Last week, Adviser Alliance disclosed it had failed in its attempts to secure a judicial review into the loss of the long-stop defence.
The underlying message within Lord Justice Burnton’s ruling is that the Financial Ombudsman Service is at liberty to interpret both primary and delegated legislation as best suits its own purposes.
There are two main arguments regarding the FOS ignoring the 15-year long stop. One relates to the reality that the law has never been amended while the other attaches to Statutory Instrument 2326.
Many contend that the long-stop defence still exists and that it was ignored by the FSA when drawing up the FOS dispute resolution rules. Certainly, the Limitation Act has not been repealed and some years back, ex-FSA managing director David Kenmir confirmed the FSA was not able to override statute. It seems that the FOS is not restricted when determining what is “fair and reasonable” and we now find that the judiciary favour upholding this freedom.
Lord Myners headed off the human rights committee by claiming Parliament had debated its removal and also that the FSA had consulted on its removal – both untrue. On these arguments alone, the long stop should be restored.
Let us look at the alternative, where we accept that the long stop has been lawfully removed and where the FSA has correctly removed its mention from the FOS jurisdiction procedures. In June 2001, the Treasury issued Statutory Instrument 2326. Section 5.2.(c), which deals with complaints about advice prior to December 2001, states that “an ombudsman is to take into account whether an equivalent complaint would have been so dismissed under the former scheme in question”.
This translates as an instruction that the FOS must look at what the PIA Ombudsman Bureau would have done when determining jurisdiction of a case. We are all aware the PIAOB worked within the law and accepted the long-stop defence. In such a relevant situation the complaint would have been eligible for time-barring.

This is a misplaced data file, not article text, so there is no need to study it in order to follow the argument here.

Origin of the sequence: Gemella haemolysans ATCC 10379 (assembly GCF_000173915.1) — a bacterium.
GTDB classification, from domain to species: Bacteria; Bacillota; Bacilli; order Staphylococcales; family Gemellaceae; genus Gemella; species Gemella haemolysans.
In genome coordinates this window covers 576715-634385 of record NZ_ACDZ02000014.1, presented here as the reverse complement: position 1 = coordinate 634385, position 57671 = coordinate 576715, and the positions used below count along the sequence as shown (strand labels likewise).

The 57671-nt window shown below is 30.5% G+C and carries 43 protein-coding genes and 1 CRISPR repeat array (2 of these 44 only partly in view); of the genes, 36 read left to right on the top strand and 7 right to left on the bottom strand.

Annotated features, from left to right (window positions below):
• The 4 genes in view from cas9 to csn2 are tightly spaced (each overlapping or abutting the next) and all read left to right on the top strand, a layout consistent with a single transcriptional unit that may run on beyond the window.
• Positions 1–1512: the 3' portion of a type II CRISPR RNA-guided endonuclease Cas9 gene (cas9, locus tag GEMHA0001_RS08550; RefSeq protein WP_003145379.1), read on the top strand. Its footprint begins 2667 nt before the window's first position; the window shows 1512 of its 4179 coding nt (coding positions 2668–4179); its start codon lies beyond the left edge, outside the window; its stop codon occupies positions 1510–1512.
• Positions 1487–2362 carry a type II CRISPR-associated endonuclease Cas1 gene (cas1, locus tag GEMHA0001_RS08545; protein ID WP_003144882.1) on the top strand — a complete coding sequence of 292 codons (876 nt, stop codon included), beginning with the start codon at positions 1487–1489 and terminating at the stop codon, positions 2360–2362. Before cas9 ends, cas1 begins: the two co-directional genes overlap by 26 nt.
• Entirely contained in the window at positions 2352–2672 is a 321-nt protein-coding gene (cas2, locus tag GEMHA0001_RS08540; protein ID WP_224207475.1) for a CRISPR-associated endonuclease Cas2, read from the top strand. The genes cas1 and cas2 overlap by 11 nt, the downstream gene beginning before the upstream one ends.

Lord Justice Burnton contends that SI2326 merely demands that the FOS take into account what the previous ombudsman would have done.
It surely was the Treasury’s intention, in those pre-Mark Hoban days, for SI2326 to remove the blatant retrospectivity of the FOS accepting jurisdiction over such complaints. If not, then why issue the statutory instrument?
Lord Scott, in his judgement on the Haward v Fawcett case, explained it thus: “Parliament has had to strike a balance between the interests of claimants and the interests of defendants. It is a hardship, and in a sense an injustice, to a claimant with a good cause of action for damages to which…there is no defence on the merits to be barred from prosecuting it on account simply of the lapse of time since the occurrence of the injury…But it is also a hard-ship to a defendant to have a cause of action hanging over him, like the sword of Damocles, for an indefinite period. Lapse of time may lead to the loss of vital evidence, it is very likely to lead to a blurring of the memories of witnesses and to the litigation becoming even more of a lottery than would anyway be the case, and uncertainty as to whether an action will or will not be prosecuted may make a sensible and rational arrangement by the defendant of his affairs very difficult and sometimes impossible. Each of the various statutes of limi-tation that over the years Parliament has enacted, starting with the Limitation Act 1623 and coming down to the 1980 Act, represents Parliament’s attempt to strike a balance between these irreconcilable interests, both legitimate.”
Alan Lakey is partner at Highclere Financial Services